Finally, the BrewDog brewery offers an unusual perk: a week’s “paw-ternity” leave to employees who adopt a new dog. It also allows employees to bring their dogs to work. The company’s founders worked under the watchful eye of their “brew dog”, Bracken.

The Centuries-Old Debate Over Hops in Beer

If you’re a fan of India pale ale, you can thank your medieval ancestors for introducing hops to brewing. The Greeks dismissed hops as a wild plant, and the Romans used them as an herb and a form of natural medicine. Both ancient cultures also regarded beer as the beverage of choice of barbarians.

It wasn’t until the eighth century that hops were used in brewing. During the reign of Pepin the Short, Charlemagne’s father, the king gave humlonariae—hop gardens, probably—to the abbey of St. Denis. The monks likely used the hops to flavor their beer, and in the process discovered that they were a preservative as well.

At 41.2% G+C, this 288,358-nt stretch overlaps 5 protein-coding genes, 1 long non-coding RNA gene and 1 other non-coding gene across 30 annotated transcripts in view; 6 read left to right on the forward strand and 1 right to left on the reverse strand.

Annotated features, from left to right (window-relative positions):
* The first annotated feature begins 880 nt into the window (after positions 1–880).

Still, it took centuries more for hops to become a standard ingredient in beer. The abbess Saint Hildegard of Bingen mentioned their use in beer and for medicinal purposes in the 12th century, indicating that their benefits were quite known by the High Middle Ages. In 1380, the archbishop of Cologne outlawed hopped beers from Westphalia in an effort to promote the use of his own gruit in brews. A century and a half later, King Henry VIII also tried to ban hops in order to maintain the standard of “Good old English ale.”

Today, almost all beer is hopped, but the debate is hardly over. Some members of the craft beer community have begun to rebel against highly-hopped ales.

The Birth of IPA